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Parshat Va'etchanan (5769)

This week's Torah portion contains 12 commandments. One of them is saying 'Shma Yisrael', another is to believe that G-d is 'one', and another is to love G-d with all your heart, soul and might.

At first glance this is not understood. How can we be commanded to love? It's possible to command someone to do, say or even think something, but how can one be commanded to have a personal emotion?

For instance, if someone is invited to a game of golf by their golf-loving boss they can PRETEND to love it; smile, act, talk and even think like they love it but, if they don't love it, they hate every boring moment.

So it make no sense to command us to love an abstract entity as G-d (who many people say does not even exist!).

To understand this… here are three stories.

1)A man once came into the office of a great Rabbi and declared; 'I do not believe in G-d! And I don't believe you can prove it to me! But I challenge you to try!"

The Rabbi took up the challenge but asked him to first explain the reasons he doesn't believe. This was exactly what the challenger was waiting for and began pouring out all his frustrations: 'No one has ever perceived G-d, the stories of the Bible are all invented, the world created itself, there is no order, no plan, no good, no purpose, no reward, no punishment, no miracles, no soul etc.'

The Rabbi listened patiently and when the man was finished, shook his head in agreement and said 'You know what? You're right!'

The man was shocked; ehh? The Rabbi just gave up!? He actually convinced him that Judaism is wrong!?! and his entire life is down the drain?!

"I'm right?" He said in amazement. You mean you're just going to drop all your faith? I thought you believe that millions of Jews gave their lives for G-d … you mean to tell me I just convinced you that Abraham and Moses and all those saints were wrong??!"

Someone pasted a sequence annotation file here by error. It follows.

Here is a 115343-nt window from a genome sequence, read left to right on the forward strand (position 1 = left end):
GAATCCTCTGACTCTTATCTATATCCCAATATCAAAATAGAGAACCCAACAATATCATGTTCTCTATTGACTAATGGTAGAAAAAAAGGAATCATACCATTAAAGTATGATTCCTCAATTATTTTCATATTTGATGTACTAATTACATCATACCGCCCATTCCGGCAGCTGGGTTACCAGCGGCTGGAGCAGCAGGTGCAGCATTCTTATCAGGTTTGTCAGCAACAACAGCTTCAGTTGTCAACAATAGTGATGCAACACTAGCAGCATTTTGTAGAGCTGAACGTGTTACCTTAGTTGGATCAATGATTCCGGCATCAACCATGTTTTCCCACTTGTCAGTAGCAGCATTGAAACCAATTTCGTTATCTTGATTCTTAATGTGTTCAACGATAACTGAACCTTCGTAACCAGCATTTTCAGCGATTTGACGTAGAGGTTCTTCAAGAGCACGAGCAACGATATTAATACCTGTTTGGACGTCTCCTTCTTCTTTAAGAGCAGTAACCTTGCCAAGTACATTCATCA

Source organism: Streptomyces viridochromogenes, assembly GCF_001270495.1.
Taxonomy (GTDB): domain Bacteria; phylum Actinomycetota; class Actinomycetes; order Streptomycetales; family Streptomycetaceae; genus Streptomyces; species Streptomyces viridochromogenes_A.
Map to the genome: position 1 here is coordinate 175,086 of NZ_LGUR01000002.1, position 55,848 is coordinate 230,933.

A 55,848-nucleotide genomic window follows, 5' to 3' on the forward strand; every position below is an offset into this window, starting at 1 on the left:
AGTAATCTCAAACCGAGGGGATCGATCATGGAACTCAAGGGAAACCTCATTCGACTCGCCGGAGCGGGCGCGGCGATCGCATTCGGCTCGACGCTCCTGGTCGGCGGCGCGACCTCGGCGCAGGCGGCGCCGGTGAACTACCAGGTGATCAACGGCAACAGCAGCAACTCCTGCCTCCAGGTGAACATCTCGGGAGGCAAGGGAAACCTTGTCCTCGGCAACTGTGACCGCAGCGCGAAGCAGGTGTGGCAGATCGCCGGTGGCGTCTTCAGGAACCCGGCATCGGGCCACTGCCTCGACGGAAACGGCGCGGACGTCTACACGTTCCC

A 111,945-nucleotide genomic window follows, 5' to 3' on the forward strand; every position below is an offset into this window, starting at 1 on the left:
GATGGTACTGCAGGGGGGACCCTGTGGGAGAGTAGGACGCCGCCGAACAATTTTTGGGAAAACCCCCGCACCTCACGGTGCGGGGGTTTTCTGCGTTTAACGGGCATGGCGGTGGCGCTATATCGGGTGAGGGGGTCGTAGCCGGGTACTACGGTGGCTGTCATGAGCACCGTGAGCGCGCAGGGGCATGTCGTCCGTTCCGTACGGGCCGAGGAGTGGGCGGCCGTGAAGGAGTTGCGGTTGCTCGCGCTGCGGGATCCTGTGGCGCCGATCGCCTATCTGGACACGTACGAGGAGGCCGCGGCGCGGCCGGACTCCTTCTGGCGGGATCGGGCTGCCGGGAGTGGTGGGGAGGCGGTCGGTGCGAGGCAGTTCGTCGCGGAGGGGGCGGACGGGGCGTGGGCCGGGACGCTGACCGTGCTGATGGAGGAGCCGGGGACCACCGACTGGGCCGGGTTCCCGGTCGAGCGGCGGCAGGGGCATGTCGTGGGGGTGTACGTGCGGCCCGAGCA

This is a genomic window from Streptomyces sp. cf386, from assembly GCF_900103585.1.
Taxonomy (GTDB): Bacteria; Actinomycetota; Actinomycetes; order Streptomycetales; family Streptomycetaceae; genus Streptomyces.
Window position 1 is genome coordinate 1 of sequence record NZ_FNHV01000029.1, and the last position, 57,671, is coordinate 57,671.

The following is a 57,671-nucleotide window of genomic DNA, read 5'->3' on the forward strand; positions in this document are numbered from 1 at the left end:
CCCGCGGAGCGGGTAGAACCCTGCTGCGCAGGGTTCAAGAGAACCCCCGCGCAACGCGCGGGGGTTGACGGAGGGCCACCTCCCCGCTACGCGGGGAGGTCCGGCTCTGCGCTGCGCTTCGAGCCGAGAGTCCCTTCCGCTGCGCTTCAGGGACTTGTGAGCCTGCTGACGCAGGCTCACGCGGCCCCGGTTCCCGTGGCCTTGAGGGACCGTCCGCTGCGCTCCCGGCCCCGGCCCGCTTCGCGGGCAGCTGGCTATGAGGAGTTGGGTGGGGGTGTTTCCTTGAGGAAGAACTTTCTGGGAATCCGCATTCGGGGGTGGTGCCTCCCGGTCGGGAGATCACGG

"Oh certainly not! G-d forbid!! The Rabbi explained; "What I meant is that if I was as ignorant as you and defined G-d like you do, I wouldn't believe in Him either! That is why I learn the Torah and Chassidut… so I won't think like you."

2) Once the fifth Rebbe of Chabad; Rebbe Shalom Dovber was in a museum where there were many beautiful, large paintings.

There were several other people standing and admiring three of them so the Rebbe approached and afterward related to his Chassidim (followers) what he saw.

"The first picture was a large fresco depicting an awesome and frightening battle scene. There were thousands of soldiers engaged in mortal combat and hundreds of wounded and dead strewn about, many missing limbs or bleeding profusely, which gave a frightening feeling.

The second picture was a large pastoral landscape of a huge wheat field, glimmering in the summer sun, stretching as far as the eye can see. This picture drew remarks of admiration from the spectators who praised the preciseness and depth of the work. But a simple farmer that happened to be standing there pointed out that there was a telling flaw; on one of the stalks of wheat, the artist drew a small bird whose weight should have bent the stalk slightly… but it didn't. The stalk stood straight and, although it was beautiful, was not accurate.

The third picture was a courtroom scene depicting the last moments of a trial involving capital punishment.